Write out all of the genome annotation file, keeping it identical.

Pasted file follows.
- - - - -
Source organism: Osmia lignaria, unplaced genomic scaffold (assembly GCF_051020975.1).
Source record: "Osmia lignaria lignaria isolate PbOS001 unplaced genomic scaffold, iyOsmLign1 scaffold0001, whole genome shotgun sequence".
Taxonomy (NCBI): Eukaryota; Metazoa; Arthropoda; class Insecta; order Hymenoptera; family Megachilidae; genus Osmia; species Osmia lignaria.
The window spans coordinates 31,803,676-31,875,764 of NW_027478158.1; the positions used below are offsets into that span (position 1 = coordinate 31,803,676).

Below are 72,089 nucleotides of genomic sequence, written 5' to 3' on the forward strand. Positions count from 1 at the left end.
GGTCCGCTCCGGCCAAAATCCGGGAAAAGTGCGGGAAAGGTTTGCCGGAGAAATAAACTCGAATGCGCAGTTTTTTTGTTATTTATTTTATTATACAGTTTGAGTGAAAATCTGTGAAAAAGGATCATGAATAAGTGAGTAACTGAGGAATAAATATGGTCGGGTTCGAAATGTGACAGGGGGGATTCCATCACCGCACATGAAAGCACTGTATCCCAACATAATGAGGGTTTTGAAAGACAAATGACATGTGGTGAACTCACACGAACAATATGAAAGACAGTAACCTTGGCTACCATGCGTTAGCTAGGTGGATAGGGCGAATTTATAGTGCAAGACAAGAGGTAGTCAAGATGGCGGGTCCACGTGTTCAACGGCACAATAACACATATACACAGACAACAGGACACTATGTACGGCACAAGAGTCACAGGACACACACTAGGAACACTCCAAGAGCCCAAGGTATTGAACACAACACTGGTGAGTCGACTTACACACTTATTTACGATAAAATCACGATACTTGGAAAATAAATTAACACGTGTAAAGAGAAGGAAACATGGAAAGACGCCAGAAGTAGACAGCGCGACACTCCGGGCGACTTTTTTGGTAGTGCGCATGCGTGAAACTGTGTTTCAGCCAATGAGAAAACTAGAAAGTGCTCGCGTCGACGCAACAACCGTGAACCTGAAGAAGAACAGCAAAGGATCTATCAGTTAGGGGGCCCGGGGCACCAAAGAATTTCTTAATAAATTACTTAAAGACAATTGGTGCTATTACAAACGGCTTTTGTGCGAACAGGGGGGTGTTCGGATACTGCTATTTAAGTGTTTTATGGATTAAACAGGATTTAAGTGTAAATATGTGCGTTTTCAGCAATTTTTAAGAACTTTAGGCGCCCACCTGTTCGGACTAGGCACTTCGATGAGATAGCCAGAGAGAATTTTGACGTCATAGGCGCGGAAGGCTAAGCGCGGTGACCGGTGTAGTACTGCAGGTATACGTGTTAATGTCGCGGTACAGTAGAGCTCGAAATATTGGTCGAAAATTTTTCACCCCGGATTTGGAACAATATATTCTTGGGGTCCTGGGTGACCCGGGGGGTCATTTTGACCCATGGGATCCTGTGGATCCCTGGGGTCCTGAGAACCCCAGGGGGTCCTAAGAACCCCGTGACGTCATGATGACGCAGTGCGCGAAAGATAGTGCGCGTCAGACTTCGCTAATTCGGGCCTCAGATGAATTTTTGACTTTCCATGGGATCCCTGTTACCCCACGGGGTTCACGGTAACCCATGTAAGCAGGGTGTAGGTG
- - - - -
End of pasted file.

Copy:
Source organism: Osmia lignaria, unplaced genomic scaffold (assembly GCF_051020975.1).
Source record: "Osmia lignaria lignaria isolate PbOS001 unplaced genomic scaffold, iyOsmLign1 scaffold0001, whole genome shotgun sequence".
Taxonomy (NCBI): Eukaryota; Metazoa; Arthropoda; class Insecta; order Hymenoptera; family Megachilidae; genus Osmia; species Osmia lignaria.
The window spans coordinates 31,803,676-31,875,764 of NW_027478158.1; the positions used below are offsets into that span (position 1 = coordinate 31,803,676).

Below are 72,089 nucleotides of genomic sequence, written 5' to 3' on the forward strand. Positions count from 1 at the left end.
GGTCCGCTCCGGCCAAAATCCGGGAAAAGTGCGGGAAAGGTTTGCCGGAGAAATAAACTCGAATGCGCAGTTTTTTTGTTATTTATTTTATTATACAGTTTGAGTGAAAATCTGTGAAAAAGGATCATGAATAAGTGAGTAACTGAGGAATAAATATGGTCGGGTTCGAAATGTGACAGGGGGGATTCCATCACCGCACATGAAAGCACTGTATCCCAACATAATGAGGGTTTTGAAAGACAAATGACATGTGGTGAACTCACACGAACAATATGAAAGACAGTAACCTTGGCTACCATGCGTTAGCTAGGTGGATAGGGCGAATTTATAGTGCAAGACAAGAGGTAGTCAAGATGGCGGGTCCACGTGTTCAACGGCACAATAACACATATACACAGACAACAGGACACTATGTACGGCACAAGAGTCACAGGACACACACTAGGAACACTCCAAGAGCCCAAGGTATTGAACACAACACTGGTGAGTCGACTTACACACTTATTTACGATAAAATCACGATACTTGGAAAATAAATTAACACGTGTAAAGAGAAGGAAACATGGAAAGACGCCAGAAGTAGACAGCGCGACACTCCGGGCGACTTTTTTGGTAGTGCGCATGCGTGAAACTGTGTTTCAGCCAATGAGAAAACTAGAAAGTGCTCGCGTCGACGCAACAACCGTGAACCTGAAGAAGAACAGCAAAGGATCTATCAGTTAGGGGGCCCGGGGCACCAAAGAATTTCTTAATAAATTACTTAAAGACAATTGGTGCTATTACAAACGGCTTTTGTGCGAACAGGGGGGTGTTCGGATACTGCTATTTAAGTGTTTTATGGATTAAACAGGATTTAAGTGTAAATATGTGCGTTTTCAGCAATTTTTAAGAACTTTAGGCGCCCACCTGTTCGGACTAGGCACTTCGATGAGATAGCCAGAGAGAATTTTGACGTCATAGGCGCGGAAGGCTAAGCGCGGTGACCGGTGTAGTACTGCAGGTATACGTGTTAATGTCGCGGTACAGTAGAGCTCGAAATATTGGTCGAAAATTTTTCACCCCGGATTTGGAACAATATATTCTTGGGGTCCTGGGTGACCCGGGGGGTCATTTTGACCCATGGGATCCTGTGGATCCCTGGGGTCCTGAGAACCCCAGGGGGTCCTAAGAACCCCGTGACGTCATGATGACGCAGTGCGCGAAAGATAGTGCGCGTCAGACTTCGCTAATTCGGGCCTCAGATGAATTTTTGACTTTCCATGGGATCCCTGTTACCCCACGGGGTTCACGGTAACCCATGTAAGCAGGGTGTAGGTG